If you have an antiquated or unneeded dam on your property, contact the Cumberland River Compact to discuss the feasibility of removing it. Walk the stream and inventory the location of any dams or obstructions, and let the Compact know so we can add these to our database or potential removal projects.

This stewardship activity will address the habitat alteration problem in Cooper Creek.

Plan for a better future.
Participate in community planning efforts and advocate for relevant measures that improve or protect water quality. Write to your elected official and let them know this is concern or invite them to speak about the impairment with your home-owners association. Resources include:

Engage with your representatives and make your vote count.
One of the easiest ways to promote water quality is to keep up with and engage with your representatives. When they're working on behalf of your water resources, let them know you appreciate it! If you think they could do better, don't keep it to yourself! Consider scheduling time to speak with them about water quality in your stream or inviting them to a community meeting on the subject. If you're not registered to vote, get registered. When it comes time to vote, vote for candidates who understand and will help address the problems in our waterways. The links below will help you find out who represents you and how you can stay engaged with them.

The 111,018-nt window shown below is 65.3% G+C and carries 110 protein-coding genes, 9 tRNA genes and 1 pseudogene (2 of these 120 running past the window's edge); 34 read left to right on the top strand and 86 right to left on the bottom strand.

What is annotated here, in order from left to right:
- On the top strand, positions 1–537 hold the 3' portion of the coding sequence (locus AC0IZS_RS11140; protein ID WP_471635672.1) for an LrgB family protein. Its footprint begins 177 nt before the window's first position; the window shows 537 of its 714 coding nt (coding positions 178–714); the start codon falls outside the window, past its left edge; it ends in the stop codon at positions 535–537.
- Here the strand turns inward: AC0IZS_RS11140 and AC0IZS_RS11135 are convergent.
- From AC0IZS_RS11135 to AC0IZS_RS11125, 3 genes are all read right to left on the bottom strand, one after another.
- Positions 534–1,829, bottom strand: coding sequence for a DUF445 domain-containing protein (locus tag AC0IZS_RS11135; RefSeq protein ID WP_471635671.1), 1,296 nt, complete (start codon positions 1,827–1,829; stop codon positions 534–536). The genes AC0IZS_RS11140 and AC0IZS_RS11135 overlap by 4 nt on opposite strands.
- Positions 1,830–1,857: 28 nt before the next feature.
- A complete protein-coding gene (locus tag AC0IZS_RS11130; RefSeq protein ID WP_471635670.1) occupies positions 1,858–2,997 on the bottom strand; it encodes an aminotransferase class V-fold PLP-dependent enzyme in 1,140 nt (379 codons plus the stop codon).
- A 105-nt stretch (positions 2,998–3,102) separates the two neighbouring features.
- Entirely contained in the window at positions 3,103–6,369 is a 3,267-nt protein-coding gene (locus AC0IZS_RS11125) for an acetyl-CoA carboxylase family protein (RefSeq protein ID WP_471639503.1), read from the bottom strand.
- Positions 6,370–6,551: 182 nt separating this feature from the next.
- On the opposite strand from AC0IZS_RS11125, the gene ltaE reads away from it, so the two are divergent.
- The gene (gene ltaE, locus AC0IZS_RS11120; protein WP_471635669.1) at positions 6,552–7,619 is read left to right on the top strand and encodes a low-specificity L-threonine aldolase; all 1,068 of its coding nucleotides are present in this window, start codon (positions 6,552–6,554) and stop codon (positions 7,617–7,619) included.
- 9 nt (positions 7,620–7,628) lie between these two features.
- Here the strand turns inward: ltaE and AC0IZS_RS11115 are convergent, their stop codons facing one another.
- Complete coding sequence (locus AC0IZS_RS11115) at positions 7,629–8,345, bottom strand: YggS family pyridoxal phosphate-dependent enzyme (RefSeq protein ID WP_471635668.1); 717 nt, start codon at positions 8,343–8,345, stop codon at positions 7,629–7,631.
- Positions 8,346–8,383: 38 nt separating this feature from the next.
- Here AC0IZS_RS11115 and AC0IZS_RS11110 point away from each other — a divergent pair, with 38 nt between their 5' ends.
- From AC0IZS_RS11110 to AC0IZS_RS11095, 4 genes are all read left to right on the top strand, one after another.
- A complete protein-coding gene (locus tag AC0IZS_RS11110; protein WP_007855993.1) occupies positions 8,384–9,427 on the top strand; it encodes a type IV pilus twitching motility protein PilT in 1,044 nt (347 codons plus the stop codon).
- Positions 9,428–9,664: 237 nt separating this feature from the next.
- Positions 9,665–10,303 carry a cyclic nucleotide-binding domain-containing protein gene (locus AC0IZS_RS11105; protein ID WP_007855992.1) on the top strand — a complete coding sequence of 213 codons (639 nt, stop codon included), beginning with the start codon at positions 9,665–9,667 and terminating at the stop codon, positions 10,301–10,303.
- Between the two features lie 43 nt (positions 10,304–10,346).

Support your local watershed stewards.
There's a lot of work to be done! But, working together we can make a difference. Support Friends of Cooper Creek by becoming a member, volunteering your time, or by connecting with them on Facebook.

Spread the word!
Do your neighbors, family, or roommates know about the problem? Now that you know how to be an effective steward, enlist the help of others in your neighborhood. Share iCreek or resources within it with your neighbors and encourage them to join the effort to protect your creek.

 

The Cumberland River Compact proudly works with Metro Water Services
to facilitate this and all other Metro Nashville stream adoptions.

 
 

Additional support provided by The Nature Conservancy of Tennessee.